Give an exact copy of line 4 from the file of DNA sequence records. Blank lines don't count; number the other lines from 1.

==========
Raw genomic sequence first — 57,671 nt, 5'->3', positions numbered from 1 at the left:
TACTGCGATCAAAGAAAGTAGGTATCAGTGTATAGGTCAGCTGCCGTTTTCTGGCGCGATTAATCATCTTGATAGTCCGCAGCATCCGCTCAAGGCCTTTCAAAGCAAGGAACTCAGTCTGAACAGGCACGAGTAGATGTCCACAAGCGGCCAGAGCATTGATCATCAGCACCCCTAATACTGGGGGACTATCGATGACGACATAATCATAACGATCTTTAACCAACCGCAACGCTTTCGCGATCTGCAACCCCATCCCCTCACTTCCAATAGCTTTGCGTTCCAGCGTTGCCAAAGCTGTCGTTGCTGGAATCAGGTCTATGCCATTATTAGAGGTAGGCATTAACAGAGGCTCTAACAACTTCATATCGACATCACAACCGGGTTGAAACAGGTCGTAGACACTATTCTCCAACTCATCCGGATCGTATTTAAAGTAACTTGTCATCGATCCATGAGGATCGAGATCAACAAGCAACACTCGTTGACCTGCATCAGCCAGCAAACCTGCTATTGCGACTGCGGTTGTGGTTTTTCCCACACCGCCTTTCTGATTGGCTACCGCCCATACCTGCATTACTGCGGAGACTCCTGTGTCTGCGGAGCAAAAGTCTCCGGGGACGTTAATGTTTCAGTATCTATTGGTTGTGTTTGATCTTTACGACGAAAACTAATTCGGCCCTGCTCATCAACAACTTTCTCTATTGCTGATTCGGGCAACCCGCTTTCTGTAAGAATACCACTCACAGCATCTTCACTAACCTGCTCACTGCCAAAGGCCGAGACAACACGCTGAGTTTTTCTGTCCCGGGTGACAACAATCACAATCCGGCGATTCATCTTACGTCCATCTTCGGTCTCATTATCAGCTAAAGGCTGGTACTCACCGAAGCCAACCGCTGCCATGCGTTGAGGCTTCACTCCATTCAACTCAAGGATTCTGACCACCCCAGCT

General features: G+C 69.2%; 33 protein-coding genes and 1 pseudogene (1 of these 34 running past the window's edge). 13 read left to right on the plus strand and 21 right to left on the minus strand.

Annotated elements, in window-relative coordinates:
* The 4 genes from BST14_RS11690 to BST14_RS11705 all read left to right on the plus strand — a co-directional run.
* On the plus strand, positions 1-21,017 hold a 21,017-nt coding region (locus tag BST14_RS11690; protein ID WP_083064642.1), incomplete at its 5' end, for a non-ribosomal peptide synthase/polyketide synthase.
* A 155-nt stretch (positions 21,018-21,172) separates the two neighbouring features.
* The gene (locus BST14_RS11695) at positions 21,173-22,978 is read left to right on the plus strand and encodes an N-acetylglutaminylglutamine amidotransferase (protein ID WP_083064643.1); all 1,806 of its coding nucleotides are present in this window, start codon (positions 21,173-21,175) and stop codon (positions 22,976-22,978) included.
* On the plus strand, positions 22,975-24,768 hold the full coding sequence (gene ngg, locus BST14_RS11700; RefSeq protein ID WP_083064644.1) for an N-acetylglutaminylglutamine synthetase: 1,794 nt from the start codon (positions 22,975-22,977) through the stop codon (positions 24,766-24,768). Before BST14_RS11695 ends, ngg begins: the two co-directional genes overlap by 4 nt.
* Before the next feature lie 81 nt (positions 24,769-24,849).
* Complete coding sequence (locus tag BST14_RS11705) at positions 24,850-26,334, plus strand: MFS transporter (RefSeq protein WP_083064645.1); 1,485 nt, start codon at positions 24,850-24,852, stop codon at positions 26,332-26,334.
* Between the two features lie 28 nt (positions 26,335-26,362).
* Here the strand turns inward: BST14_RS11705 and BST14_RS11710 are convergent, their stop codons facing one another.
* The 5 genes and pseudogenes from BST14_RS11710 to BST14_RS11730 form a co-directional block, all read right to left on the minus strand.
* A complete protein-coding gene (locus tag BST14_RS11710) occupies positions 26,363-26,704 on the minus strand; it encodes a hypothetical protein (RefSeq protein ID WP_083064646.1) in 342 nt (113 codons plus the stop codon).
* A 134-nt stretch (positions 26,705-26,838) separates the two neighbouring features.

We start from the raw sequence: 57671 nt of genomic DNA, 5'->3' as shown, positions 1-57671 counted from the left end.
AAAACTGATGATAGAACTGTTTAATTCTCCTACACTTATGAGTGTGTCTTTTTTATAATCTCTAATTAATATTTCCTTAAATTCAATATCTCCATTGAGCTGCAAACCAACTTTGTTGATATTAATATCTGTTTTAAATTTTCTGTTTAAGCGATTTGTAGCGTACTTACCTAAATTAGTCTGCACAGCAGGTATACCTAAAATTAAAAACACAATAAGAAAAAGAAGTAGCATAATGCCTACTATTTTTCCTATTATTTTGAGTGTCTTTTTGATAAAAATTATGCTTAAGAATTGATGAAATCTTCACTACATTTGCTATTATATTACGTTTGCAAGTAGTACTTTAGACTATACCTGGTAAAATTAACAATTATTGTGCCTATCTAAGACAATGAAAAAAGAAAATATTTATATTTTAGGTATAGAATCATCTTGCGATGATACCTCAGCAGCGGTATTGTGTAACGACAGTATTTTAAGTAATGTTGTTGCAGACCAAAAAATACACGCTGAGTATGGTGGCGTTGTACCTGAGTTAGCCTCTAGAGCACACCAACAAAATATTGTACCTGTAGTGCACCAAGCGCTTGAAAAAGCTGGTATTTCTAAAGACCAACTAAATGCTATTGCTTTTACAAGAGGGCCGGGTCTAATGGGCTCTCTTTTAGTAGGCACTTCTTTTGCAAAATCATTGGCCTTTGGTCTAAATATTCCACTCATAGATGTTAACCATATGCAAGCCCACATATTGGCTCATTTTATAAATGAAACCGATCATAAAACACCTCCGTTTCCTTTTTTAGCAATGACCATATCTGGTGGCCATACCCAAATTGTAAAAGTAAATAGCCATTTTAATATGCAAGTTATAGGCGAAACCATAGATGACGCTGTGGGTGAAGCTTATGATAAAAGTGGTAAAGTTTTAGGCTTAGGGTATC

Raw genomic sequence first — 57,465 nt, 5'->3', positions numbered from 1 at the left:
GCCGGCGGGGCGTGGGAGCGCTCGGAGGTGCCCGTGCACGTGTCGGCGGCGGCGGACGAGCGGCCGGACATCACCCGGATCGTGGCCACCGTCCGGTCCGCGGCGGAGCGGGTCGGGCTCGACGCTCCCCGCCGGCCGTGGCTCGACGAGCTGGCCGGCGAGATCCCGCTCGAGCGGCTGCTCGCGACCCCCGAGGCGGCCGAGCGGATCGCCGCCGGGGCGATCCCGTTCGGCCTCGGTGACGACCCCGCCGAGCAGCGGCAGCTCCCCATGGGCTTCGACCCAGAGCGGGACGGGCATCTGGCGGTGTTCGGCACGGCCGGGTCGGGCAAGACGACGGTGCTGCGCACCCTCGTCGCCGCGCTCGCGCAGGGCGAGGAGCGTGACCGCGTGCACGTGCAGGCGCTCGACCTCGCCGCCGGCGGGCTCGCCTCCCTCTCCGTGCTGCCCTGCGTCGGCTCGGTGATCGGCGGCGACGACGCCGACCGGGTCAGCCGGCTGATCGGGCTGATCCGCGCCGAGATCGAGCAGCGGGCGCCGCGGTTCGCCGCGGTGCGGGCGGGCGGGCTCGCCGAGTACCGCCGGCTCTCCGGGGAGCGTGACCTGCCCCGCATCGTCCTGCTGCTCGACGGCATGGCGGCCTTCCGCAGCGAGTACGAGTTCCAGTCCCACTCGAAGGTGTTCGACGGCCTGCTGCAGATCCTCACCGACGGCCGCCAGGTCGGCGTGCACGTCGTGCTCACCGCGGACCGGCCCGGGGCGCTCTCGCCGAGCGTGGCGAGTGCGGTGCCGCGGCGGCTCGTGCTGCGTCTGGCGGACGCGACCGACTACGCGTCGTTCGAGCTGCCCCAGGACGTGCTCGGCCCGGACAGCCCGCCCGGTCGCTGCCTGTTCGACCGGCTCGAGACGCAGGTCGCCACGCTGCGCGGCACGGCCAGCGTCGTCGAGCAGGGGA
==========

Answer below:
Annotated elements, in window-relative coordinates: